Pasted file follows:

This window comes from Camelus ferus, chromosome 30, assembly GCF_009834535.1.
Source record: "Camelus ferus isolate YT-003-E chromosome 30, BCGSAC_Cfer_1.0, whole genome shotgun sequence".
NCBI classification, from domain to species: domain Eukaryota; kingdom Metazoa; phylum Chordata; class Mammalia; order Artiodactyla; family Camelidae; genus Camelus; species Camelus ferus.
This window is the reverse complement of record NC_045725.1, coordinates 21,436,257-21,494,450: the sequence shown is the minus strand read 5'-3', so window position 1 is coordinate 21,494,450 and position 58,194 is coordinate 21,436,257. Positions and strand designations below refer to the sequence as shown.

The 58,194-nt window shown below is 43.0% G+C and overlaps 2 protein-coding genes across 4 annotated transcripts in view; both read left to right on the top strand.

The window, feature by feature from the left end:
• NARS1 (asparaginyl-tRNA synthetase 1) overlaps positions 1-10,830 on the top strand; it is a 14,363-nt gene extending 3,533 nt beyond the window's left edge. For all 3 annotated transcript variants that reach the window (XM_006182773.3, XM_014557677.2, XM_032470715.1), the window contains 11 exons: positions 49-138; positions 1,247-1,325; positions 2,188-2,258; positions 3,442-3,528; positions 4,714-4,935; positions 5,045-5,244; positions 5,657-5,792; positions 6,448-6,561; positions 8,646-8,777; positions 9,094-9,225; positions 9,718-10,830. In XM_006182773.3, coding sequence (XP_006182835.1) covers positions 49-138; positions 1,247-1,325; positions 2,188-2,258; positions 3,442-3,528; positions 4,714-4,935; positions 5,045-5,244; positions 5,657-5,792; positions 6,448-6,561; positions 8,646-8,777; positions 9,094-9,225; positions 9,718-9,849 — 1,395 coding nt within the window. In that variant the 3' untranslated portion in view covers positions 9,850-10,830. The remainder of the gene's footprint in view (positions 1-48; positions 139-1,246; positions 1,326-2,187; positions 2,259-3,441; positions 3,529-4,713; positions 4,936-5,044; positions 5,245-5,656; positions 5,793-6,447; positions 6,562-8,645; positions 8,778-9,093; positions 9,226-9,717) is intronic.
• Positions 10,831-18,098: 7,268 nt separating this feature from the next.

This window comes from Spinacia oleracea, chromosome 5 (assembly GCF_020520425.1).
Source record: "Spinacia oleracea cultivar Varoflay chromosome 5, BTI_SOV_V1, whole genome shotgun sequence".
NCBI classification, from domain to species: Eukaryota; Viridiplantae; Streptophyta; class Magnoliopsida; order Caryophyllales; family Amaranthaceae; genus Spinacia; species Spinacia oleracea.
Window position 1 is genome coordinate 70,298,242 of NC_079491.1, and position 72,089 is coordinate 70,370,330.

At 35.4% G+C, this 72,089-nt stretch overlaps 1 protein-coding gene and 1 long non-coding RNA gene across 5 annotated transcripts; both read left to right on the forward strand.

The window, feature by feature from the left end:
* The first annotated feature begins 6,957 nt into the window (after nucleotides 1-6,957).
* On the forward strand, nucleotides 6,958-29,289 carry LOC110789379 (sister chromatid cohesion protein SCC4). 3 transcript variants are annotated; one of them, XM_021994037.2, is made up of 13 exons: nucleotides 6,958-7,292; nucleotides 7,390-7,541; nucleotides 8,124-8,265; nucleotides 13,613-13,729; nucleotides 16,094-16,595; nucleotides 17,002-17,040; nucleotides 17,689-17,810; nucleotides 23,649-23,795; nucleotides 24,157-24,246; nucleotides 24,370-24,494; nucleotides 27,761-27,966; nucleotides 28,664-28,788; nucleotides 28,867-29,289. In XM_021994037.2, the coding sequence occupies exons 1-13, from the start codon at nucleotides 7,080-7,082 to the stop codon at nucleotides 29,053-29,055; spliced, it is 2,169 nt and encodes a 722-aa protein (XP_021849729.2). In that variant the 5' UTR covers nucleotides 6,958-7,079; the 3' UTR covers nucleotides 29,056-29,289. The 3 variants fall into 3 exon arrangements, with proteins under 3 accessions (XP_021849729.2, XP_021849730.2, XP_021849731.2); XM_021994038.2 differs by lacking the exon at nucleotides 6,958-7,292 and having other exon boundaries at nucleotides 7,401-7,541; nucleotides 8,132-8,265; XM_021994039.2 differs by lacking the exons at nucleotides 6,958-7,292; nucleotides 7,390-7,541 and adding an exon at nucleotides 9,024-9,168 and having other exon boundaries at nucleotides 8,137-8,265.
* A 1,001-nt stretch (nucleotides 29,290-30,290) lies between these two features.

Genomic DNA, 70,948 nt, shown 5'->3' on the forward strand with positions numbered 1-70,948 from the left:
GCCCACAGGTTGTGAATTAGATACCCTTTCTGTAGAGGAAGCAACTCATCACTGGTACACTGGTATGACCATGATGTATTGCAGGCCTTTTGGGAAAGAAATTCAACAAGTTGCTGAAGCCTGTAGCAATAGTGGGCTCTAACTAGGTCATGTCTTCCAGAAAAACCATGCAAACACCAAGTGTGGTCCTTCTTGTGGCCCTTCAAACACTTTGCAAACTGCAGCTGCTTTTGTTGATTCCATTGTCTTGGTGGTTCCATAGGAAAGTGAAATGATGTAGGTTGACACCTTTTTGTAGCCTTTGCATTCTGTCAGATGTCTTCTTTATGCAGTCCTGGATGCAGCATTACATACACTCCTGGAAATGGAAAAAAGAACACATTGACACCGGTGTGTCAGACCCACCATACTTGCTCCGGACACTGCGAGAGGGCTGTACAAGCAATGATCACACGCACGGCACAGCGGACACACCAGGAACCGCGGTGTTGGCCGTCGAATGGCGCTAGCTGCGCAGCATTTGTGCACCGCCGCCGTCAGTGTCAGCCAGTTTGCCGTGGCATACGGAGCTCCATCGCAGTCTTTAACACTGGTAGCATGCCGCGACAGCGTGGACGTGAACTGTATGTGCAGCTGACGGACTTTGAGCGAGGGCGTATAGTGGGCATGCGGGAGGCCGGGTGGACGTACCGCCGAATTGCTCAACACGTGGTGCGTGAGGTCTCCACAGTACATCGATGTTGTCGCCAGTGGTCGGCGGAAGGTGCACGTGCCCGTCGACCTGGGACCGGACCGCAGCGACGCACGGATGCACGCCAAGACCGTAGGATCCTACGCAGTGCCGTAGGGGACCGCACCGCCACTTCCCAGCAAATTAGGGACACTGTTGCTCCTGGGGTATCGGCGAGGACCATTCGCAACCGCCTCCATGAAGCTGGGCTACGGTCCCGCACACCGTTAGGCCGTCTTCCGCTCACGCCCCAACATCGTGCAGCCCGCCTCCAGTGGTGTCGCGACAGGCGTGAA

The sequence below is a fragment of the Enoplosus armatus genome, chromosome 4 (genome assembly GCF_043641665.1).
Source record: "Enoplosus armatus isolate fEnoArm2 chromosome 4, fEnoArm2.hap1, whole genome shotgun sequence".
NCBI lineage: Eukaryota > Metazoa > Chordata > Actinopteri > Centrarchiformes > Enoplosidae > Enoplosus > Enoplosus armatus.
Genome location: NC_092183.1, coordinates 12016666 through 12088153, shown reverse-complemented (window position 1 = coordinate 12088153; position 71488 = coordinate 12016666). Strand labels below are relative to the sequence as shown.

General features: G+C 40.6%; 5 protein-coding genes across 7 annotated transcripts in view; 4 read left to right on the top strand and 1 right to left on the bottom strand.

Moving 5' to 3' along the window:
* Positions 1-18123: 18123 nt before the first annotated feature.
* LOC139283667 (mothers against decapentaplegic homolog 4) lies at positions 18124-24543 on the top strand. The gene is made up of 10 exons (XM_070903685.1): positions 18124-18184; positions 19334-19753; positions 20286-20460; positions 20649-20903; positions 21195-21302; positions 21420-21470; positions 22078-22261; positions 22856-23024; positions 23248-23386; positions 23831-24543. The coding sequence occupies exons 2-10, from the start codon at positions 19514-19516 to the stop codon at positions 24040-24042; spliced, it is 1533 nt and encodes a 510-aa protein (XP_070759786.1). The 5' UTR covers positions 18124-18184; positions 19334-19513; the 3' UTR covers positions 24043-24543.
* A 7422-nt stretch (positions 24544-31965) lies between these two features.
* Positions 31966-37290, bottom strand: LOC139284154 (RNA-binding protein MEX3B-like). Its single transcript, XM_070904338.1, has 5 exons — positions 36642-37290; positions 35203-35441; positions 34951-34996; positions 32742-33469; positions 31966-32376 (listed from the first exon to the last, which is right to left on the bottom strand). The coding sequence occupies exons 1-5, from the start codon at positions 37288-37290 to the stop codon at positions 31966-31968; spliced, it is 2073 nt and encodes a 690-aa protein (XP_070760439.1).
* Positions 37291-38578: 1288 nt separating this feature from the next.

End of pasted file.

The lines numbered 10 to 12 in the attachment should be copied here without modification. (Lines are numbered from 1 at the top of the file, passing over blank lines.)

Source record: "Spinacia oleracea cultivar Varoflay chromosome 5, BTI_SOV_V1, whole genome shotgun sequence".
NCBI classification, from domain to species: Eukaryota; Viridiplantae; Streptophyta; class Magnoliopsida; order Caryophyllales; family Amaranthaceae; genus Spinacia; species Spinacia oleracea.
Window position 1 is genome coordinate 70,298,242 of NC_079491.1, and position 72,089 is coordinate 70,370,330.